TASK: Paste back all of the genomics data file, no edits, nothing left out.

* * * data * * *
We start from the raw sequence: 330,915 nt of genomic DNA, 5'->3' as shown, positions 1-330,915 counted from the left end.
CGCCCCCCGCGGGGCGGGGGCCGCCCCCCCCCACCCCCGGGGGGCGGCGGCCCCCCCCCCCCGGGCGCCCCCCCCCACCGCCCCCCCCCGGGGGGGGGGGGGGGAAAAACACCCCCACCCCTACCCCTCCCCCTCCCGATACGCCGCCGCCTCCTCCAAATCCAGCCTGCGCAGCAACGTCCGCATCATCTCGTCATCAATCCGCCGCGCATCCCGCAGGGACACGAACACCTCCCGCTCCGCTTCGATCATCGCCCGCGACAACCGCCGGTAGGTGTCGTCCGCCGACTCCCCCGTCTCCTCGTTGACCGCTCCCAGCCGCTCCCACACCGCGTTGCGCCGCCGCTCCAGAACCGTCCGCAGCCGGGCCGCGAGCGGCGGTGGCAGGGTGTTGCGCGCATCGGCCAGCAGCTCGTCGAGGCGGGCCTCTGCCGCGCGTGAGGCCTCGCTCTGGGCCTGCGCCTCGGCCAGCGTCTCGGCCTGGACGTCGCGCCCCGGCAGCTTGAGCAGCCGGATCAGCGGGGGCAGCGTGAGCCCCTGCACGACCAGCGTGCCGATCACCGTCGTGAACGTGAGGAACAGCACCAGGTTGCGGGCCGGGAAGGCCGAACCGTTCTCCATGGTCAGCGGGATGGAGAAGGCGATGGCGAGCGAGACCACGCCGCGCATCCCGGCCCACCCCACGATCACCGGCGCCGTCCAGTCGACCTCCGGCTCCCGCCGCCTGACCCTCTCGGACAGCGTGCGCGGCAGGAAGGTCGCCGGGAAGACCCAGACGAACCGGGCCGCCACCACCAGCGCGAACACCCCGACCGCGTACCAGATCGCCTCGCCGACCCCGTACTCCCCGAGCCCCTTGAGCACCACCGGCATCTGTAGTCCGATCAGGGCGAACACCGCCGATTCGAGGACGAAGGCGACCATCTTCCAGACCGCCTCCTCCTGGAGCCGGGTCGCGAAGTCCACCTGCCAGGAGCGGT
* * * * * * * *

We start from the raw sequence: 330,915 nt of genomic DNA, 5'->3' as shown, positions 1-330,915 counted from the left end.
CGCCCCCCGCGGGGCGGGGGCCGCCCCCCCCCACCCCCGGGGGGCGGCGGCCCCCCCCCCCCGGGCGCCCCCCCCCACCGCCCCCCCCCGGGGGGGGGGGGGGGAAAAACACCCCCACCCCTACCCCTCCCCCTCCCGATACGCCGCCGCCTCCTCCAAATCCAGCCTGCGCAGCAACGTCCGCATCATCTCGTCATCAATCCGCCGCGCATCCCGCAGGGACACGAACACCTCCCGCTCCGCTTCGATCATCGCCCGCGACAACCGCCGGTAGGTGTCGTCCGCCGACTCCCCCGTCTCCTCGTTGACCGCTCCCAGCCGCTCCCACACCGCGTTGCGCCGCCGCTCCAGAACCGTCCGCAGCCGGGCCGCGAGCGGCGGTGGCAGGGTGTTGCGCGCATCGGCCAGCAGCTCGTCGAGGCGGGCCTCTGCCGCGCGTGAGGCCTCGCTCTGGGCCTGCGCCTCGGCCAGCGTCTCGGCCTGGACGTCGCGCCCCGGCAGCTTGAGCAGCCGGATCAGCGGGGGCAGCGTGAGCCCCTGCACGACCAGCGTGCCGATCACCGTCGTGAACGTGAGGAACAGCACCAGGTTGCGGGCCGGGAAGGCCGAACCGTTCTCCATGGTCAGCGGGATGGAGAAGGCGATGGCGAGCGAGACCACGCCGCGCATCCCGGCCCACCCCACGATCACCGGCGCCGTCCAGTCGACCTCCGGCTCCCGCCGCCTGACCCTCTCGGACAGCGTGCGCGGCAGGAAGGTCGCCGGGAAGACCCAGACGAACCGGGCCGCCACCACCAGCGCGAACACCCCGACCGCGTACCAGATCGCCTCGCCGACCCCGTACTCCCCGAGCCCCTTGAGCACCACCGGCATCTGTAGTCCGATCAGGGCGAACACCGCCGATTCGAGGACGAAGGCGACCATCTTCCAGACCGCCTCCTCCTGGAGCCGGGTCGCGAAGTCCACCTGCCAGGAGCGGT